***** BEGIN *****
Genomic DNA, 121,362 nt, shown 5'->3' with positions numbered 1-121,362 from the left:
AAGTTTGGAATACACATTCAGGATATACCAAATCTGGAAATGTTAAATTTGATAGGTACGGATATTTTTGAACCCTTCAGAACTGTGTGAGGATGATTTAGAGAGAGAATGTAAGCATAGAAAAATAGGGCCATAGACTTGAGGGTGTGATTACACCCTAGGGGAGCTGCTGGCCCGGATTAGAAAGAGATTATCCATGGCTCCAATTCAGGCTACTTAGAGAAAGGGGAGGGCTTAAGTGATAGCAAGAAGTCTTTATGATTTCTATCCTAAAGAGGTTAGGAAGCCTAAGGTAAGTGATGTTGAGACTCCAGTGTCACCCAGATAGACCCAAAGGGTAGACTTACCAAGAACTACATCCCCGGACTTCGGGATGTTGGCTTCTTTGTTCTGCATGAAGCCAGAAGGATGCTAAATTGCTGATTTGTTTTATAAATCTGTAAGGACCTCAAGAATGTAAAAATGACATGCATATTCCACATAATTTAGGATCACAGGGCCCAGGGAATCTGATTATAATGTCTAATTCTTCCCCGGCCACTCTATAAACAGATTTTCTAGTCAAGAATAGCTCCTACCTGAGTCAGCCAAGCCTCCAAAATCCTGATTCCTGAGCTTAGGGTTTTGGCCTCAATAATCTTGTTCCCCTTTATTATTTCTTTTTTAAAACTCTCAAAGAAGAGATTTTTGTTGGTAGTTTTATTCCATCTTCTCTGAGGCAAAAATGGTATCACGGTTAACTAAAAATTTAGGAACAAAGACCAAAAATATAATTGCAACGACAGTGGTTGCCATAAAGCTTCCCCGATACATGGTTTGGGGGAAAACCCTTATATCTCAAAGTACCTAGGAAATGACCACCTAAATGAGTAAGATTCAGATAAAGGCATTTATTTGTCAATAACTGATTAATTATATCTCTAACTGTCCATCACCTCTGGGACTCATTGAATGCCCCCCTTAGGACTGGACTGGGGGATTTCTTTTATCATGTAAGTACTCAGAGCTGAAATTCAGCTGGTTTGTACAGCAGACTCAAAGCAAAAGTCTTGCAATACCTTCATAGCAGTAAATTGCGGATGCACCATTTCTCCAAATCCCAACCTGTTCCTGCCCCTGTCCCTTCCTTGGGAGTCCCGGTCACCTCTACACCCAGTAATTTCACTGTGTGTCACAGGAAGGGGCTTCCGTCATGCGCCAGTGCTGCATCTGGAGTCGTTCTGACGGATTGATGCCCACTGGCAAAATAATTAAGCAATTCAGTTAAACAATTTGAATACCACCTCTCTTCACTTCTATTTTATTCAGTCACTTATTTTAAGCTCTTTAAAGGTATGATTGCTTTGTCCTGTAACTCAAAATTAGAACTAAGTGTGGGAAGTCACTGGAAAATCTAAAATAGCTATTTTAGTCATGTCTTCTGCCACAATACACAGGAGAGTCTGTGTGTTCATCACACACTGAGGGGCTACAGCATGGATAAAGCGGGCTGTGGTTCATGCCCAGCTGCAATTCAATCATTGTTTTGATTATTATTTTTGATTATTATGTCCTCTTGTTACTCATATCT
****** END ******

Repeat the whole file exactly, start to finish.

Genomic DNA, 121,362 nt, shown 5'->3' with positions numbered 1-121,362 from the left:
AAGTTTGGAATACACATTCAGGATATACCAAATCTGGAAATGTTAAATTTGATAGGTACGGATATTTTTGAACCCTTCAGAACTGTGTGAGGATGATTTAGAGAGAGAATGTAAGCATAGAAAAATAGGGCCATAGACTTGAGGGTGTGATTACACCCTAGGGGAGCTGCTGGCCCGGATTAGAAAGAGATTATCCATGGCTCCAATTCAGGCTACTTAGAGAAAGGGGAGGGCTTAAGTGATAGCAAGAAGTCTTTATGATTTCTATCCTAAAGAGGTTAGGAAGCCTAAGGTAAGTGATGTTGAGACTCCAGTGTCACCCAGATAGACCCAAAGGGTAGACTTACCAAGAACTACATCCCCGGACTTCGGGATGTTGGCTTCTTTGTTCTGCATGAAGCCAGAAGGATGCTAAATTGCTGATTTGTTTTATAAATCTGTAAGGACCTCAAGAATGTAAAAATGACATGCATATTCCACATAATTTAGGATCACAGGGCCCAGGGAATCTGATTATAATGTCTAATTCTTCCCCGGCCACTCTATAAACAGATTTTCTAGTCAAGAATAGCTCCTACCTGAGTCAGCCAAGCCTCCAAAATCCTGATTCCTGAGCTTAGGGTTTTGGCCTCAATAATCTTGTTCCCCTTTATTATTTCTTTTTTAAAACTCTCAAAGAAGAGATTTTTGTTGGTAGTTTTATTCCATCTTCTCTGAGGCAAAAATGGTATCACGGTTAACTAAAAATTTAGGAACAAAGACCAAAAATATAATTGCAACGACAGTGGTTGCCATAAAGCTTCCCCGATACATGGTTTGGGGGAAAACCCTTATATCTCAAAGTACCTAGGAAATGACCACCTAAATGAGTAAGATTCAGATAAAGGCATTTATTTGTCAATAACTGATTAATTATATCTCTAACTGTCCATCACCTCTGGGACTCATTGAATGCCCCCCTTAGGACTGGACTGGGGGATTTCTTTTATCATGTAAGTACTCAGAGCTGAAATTCAGCTGGTTTGTACAGCAGACTCAAAGCAAAAGTCTTGCAATACCTTCATAGCAGTAAATTGCGGATGCACCATTTCTCCAAATCCCAACCTGTTCCTGCCCCTGTCCCTTCCTTGGGAGTCCCGGTCACCTCTACACCCAGTAATTTCACTGTGTGTCACAGGAAGGGGCTTCCGTCATGCGCCAGTGCTGCATCTGGAGTCGTTCTGACGGATTGATGCCCACTGGCAAAATAATTAAGCAATTCAGTTAAACAATTTGAATACCACCTCTCTTCACTTCTATTTTATTCAGTCACTTATTTTAAGCTCTTTAAAGGTATGATTGCTTTGTCCTGTAACTCAAAATTAGAACTAAGTGTGGGAAGTCACTGGAAAATCTAAAATAGCTATTTTAGTCATGTCTTCTGCCACAATACACAGGAGAGTCTGTGTGTTCATCACACACTGAGGGGCTACAGCATGGATAAAGCGGGCTGTGGTTCATGCCCAGCTGCAATTCAATCATTGTTTTGATTATTATTTTTGATTATTATGTCCTCTTGTTACTCATATCT